Meet our wild geese!

meet our wild geese

Meet our wild geese

Hello! I don’t know about you, but I love hearing the wild geese and seeing their flocks sailing through the air at this time of the year. So I thought it would be a nice opportunity to meet some of our wild (and not quite so wild) geese. Are you ready? Lets get started!

barnacle goose

Barnacle goose

Barnacle geese can be identified by their black necks and white faces, and by the alternating blue-grey bars on their wings.

brent goose

Brent goose

Brent geese are recognised by the large white patches beneath their tails and by the strip of white around their throats.

canada goose

Canada goose

Canada geese are large with brown coloured wings and black necks with a white band around their cheeks.

white-fronted goose

White-fronted goose

White-fronted geese can be identified by the coloured ring around their eyes and the white mask above their beaks.


Greylag goose

Greylag geese are large, have broad orange beaks, pink legs, white undertails and are light brown in colour.

egyptian goose

Egyptian goose

Egyptian geese are small and pale brown with a prominent brown eye path and a large white area on their wings.

What makes a goose, a goose?

Geese tend to be larger than ducks and smaller than swans. They often feed on land, but prefer to return to the safety of the water at night. They are also usually quite sociable and stay in constant contact with each other – hence their evocative calls as they fly.

Do all geese fly in Vs?

While we tend to envision all geese flying in a beautiful V shape as they fly, in fact, not all of them do.

  • Barnacle geese fly in large, irregular packs.
  • White-fronted geese and brent geese fly in either irregular packs or long, scattered lines.
  • Bean geese, pink-footed geese, greylag geese and Canada geese are those which are most often seen flying in typical V formation. (You can find out why geese fly in V formations here).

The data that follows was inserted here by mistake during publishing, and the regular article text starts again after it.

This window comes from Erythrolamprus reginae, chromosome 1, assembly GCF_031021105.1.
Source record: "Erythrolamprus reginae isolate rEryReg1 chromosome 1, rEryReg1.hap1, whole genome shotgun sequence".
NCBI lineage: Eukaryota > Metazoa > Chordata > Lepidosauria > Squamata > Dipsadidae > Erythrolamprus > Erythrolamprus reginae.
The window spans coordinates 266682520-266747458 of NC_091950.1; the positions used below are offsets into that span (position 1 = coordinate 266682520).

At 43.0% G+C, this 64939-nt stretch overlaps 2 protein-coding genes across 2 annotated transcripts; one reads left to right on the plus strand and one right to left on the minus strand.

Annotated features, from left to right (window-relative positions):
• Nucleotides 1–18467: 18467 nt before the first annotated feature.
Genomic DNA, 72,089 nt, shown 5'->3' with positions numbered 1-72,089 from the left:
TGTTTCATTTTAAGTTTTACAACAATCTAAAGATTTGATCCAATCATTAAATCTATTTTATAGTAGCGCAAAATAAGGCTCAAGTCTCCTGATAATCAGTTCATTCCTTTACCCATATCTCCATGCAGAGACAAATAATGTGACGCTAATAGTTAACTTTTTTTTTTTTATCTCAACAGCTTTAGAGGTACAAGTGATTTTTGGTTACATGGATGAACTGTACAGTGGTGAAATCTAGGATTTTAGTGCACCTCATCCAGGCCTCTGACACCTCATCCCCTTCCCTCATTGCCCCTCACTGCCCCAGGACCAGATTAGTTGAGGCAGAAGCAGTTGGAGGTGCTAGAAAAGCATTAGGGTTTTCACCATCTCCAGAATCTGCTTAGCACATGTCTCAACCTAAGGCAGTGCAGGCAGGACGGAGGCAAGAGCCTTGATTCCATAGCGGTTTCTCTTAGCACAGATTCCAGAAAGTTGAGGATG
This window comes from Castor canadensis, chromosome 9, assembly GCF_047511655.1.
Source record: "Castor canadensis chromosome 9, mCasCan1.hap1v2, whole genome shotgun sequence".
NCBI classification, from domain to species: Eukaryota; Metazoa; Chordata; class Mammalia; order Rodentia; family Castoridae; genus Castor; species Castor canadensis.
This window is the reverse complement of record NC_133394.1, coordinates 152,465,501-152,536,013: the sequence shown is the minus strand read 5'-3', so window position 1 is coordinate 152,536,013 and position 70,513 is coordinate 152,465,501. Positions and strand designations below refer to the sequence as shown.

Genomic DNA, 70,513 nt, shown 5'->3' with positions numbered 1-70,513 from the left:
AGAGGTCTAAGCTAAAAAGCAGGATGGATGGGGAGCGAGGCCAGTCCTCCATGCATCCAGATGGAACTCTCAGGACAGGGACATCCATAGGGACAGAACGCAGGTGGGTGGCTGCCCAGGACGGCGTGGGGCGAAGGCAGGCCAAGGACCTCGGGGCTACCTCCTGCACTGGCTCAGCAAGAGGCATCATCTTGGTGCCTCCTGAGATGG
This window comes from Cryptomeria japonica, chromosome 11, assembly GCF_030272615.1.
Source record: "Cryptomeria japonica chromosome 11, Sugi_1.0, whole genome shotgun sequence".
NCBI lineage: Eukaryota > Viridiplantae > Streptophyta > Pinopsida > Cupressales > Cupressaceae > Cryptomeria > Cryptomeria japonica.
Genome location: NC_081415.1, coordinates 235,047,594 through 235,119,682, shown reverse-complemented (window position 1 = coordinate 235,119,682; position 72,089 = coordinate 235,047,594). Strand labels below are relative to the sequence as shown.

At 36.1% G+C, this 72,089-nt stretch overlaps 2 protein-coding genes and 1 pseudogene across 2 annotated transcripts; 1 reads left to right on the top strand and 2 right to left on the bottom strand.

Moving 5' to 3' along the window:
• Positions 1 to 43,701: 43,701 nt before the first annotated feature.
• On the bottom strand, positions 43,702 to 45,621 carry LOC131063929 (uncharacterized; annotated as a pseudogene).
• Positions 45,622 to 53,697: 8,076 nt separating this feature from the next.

Where do geese fly to in the winter?

When we see geese flying in the autumn, we often assume they are migrating and leaving our shores. However, many flocks are actually arriving here from the ice-clad Tundra in search of our milder climate.
White-fronted geese arrive here from Greenland, Brent geese travel some 3,500 miles from Canada and Pink-footed geese herald from Iceland. As for Canada geese, they did used to travel from Canada, but these days most of the geese we see live here all year round.
That’s right… rather than leaving, they come to our shores from further north in search of food and water. Althought with rising temperatures around the Arctic circle, less and less geese are needing to make this long, autumnal journey.


Well, there we go! I hope you enjoyed this post and feel a little familiar with how to identify some of our wild geese when you see them. To be notified about new nature walk and nature study tutorials, you can subscribe to my blog by clicking the button below x

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Hello, I’m Leila! Welcome to My Nature Nook. I help families learn about and connect with Nature. Learn more

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